The Sioux Falls Argus Leader gets around to fact-checking Kristi Noem’s campaign squawking about Democratic candidate for governor Jamie Smith’s proposal to tax marijuana to make up for the revenue we’d lose repealing the food tax (which is a step further in developing a comprehensive policy to make repeal of South Dakota’s unusual and regressive food tax real than Noem has taken since her campaign-trail conversion to this good Democratic policy). Reporter Annie Todd tentatively comes to the same conclusion that I forthrightly stated on Tuesday: Noem is misrepresenting Smith’s practical fiscal proposal:
Now a new Noem ad has hit the airwaves. “What did he just say” takes snippets of Smith’s comments from the meeting this week and alleges if Smith is elected as governor, South Dakota families and their pocketbooks will hurt more from his tax plan.
But for those who attended the Rotary meeting, they might think there’s a bit of disconnect with the ad and ask whether Smith’s comments are being taken out of context [Annie Todd, “Fact Check: Did South Dakota Governor Candidate Jamie Smith Actually Say He Wanted to Raise Taxes?” Sioux Falls Argus Leader, 2022.10.21].
Todd also adds this comment from Smith’s Monday appearance at the Rotary forum that Noem skipped:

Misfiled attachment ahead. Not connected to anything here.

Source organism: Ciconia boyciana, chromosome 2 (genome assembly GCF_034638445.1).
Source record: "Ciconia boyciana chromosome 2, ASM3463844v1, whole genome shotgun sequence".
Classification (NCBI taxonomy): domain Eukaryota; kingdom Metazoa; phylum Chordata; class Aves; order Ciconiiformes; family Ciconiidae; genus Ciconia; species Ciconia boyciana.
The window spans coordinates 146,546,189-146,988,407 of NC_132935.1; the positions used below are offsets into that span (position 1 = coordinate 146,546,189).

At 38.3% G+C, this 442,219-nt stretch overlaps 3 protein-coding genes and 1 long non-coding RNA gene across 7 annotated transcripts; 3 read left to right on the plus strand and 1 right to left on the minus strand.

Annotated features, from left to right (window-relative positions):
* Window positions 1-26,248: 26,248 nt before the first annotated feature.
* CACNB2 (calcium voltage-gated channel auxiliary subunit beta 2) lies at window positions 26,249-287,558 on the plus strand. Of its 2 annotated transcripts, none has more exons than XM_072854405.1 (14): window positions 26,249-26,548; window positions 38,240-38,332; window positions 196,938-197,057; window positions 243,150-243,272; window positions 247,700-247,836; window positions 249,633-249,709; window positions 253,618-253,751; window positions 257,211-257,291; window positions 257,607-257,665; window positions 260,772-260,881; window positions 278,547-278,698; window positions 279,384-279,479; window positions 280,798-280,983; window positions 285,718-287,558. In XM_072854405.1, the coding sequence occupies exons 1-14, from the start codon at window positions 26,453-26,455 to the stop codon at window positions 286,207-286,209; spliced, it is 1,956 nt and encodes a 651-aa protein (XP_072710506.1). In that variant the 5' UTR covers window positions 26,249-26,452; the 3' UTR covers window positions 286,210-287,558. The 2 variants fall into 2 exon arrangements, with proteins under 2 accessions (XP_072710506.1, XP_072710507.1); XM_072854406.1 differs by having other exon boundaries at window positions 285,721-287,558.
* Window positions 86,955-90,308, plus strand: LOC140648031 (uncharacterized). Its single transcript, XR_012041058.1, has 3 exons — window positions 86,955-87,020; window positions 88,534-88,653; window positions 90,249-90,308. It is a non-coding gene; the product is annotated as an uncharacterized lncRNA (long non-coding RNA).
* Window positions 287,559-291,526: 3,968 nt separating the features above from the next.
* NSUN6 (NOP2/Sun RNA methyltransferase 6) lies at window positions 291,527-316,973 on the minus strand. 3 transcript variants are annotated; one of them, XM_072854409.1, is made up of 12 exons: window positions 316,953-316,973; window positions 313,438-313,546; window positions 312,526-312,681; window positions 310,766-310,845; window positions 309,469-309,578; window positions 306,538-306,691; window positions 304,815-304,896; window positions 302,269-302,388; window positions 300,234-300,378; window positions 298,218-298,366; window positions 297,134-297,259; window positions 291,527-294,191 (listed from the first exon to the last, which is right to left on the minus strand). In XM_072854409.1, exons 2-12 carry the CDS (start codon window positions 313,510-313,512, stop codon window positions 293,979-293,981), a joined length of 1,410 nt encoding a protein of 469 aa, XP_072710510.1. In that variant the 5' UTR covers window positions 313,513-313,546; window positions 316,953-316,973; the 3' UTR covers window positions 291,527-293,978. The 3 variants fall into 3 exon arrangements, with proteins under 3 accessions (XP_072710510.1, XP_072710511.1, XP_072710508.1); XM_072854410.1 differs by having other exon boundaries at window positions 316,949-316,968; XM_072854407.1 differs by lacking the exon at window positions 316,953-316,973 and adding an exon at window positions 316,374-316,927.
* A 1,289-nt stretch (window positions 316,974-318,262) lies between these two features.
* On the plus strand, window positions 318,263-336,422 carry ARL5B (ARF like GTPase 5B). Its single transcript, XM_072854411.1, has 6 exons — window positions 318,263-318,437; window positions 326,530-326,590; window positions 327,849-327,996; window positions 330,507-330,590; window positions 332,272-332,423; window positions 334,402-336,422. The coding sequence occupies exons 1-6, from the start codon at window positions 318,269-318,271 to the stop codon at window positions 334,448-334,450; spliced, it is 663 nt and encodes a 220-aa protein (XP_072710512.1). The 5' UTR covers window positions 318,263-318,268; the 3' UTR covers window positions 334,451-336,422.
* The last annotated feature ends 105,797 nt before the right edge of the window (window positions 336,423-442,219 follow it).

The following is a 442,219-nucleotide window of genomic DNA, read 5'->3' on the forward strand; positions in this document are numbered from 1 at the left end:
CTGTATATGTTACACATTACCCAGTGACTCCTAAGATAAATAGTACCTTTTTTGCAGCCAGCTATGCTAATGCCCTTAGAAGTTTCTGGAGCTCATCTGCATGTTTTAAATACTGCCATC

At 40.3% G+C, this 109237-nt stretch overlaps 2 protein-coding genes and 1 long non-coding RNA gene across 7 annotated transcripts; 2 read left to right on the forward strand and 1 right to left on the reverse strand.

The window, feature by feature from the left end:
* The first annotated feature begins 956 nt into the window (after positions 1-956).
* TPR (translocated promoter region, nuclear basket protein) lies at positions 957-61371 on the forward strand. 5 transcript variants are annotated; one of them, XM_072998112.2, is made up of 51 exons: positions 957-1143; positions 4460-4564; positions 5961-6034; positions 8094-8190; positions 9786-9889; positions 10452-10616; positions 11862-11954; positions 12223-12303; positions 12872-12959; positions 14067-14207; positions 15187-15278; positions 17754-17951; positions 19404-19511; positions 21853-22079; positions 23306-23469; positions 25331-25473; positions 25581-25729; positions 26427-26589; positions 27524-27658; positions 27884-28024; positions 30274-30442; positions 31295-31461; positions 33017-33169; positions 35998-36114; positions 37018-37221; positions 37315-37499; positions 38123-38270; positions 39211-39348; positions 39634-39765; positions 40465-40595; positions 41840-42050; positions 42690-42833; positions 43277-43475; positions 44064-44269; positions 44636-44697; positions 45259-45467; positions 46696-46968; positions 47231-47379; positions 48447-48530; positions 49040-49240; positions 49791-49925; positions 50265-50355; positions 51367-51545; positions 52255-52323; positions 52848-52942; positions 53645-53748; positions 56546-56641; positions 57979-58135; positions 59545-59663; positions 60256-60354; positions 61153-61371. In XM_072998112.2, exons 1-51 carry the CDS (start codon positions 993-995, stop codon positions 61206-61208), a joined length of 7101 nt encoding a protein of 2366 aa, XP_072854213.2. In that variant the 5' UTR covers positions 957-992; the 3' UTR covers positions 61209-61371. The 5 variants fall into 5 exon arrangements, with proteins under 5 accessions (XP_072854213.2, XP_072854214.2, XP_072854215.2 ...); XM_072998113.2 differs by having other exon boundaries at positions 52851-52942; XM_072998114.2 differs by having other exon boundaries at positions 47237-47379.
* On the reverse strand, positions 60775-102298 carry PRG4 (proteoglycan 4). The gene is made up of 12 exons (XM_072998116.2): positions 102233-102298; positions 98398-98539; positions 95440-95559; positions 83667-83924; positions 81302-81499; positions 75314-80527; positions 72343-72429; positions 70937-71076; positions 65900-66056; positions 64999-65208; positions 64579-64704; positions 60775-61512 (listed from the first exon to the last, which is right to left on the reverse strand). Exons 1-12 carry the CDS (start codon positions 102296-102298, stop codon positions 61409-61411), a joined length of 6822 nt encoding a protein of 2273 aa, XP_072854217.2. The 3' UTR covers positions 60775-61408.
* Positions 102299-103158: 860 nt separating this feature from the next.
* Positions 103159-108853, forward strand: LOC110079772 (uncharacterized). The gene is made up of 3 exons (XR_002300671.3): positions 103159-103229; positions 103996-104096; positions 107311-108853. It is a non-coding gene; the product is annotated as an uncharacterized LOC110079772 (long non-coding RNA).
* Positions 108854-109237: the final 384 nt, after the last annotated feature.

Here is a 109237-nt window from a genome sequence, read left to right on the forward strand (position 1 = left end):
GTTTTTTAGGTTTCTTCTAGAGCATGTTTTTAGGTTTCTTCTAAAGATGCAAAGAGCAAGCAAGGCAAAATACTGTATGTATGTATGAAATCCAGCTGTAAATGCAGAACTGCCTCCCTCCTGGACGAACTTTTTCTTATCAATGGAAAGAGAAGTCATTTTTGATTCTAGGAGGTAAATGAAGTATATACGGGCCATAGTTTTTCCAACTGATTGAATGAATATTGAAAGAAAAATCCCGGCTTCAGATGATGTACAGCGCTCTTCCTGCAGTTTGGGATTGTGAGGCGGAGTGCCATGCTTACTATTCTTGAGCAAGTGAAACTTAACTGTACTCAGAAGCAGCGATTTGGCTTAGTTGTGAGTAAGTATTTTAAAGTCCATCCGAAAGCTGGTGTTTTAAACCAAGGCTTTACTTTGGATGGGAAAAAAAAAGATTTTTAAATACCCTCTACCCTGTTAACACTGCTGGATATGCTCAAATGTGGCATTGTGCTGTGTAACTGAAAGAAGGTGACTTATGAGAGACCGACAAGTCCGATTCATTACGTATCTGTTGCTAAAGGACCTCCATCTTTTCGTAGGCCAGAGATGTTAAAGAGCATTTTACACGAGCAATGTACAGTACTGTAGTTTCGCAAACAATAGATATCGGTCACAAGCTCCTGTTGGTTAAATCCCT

I also need to rely heavily on people like Linda Duba and our appropriations committee to make sure we’re prioritizing those funds to go to the right spots. And I trust that they can do that with the revenues that we have currently in our state. I’m not advocating for new taxes. I’m advocating for taxes on new things as we have those opportunities like marijuana and more things to tax. I’m also advocating that we use that money in the order that I believe is most important [Smith, in Todd, 2022.10.21].
Smith meant exactly what he said, what all the Rotarians who were there heard him say, and not what Noem who was not there says he said. Smith enunciated the same sensible low-tax fiscal approach that governors before him, including Noem herself, have espoused: promote economic development, expand the goods and services produced in South Dakota, and thereby expand the tax base so we can tax more things and keep our overall tax rates low.
Only in this state could sales be overlooked. Thanks for bringing this up. Current dealers have job security although cops will now go after the suppliers instead of the users.
Well, the concept of finding more things to tax is a great Republican ploy to get you from dealing with tax fairness. I’m sure that’s why Smith might just pull this off. Take a Republican talking point or smoke a little weed, it doesn’t matter which, and you don’t have to deal with reality. It’s Republican nirvana.
Marijuana sales will not be large enough to cover the sales tax on food. Everyone needs food. After they’ve bought food, a few folks might pick up a small amount of weed. You would have to burn a lot of weed at 5% to cover the food tax loss. So, I expect you could tax it like booze, but I don’t think that would cover it. If you tax it enough to cover the cost of ending the sales tax on food, you put it out of reach of your average stoner. They would probably just go to the local dealer, rather than the mall, to get their untaxed smoke . Besides, if it’s medical, it shouldn’t be taxed at all.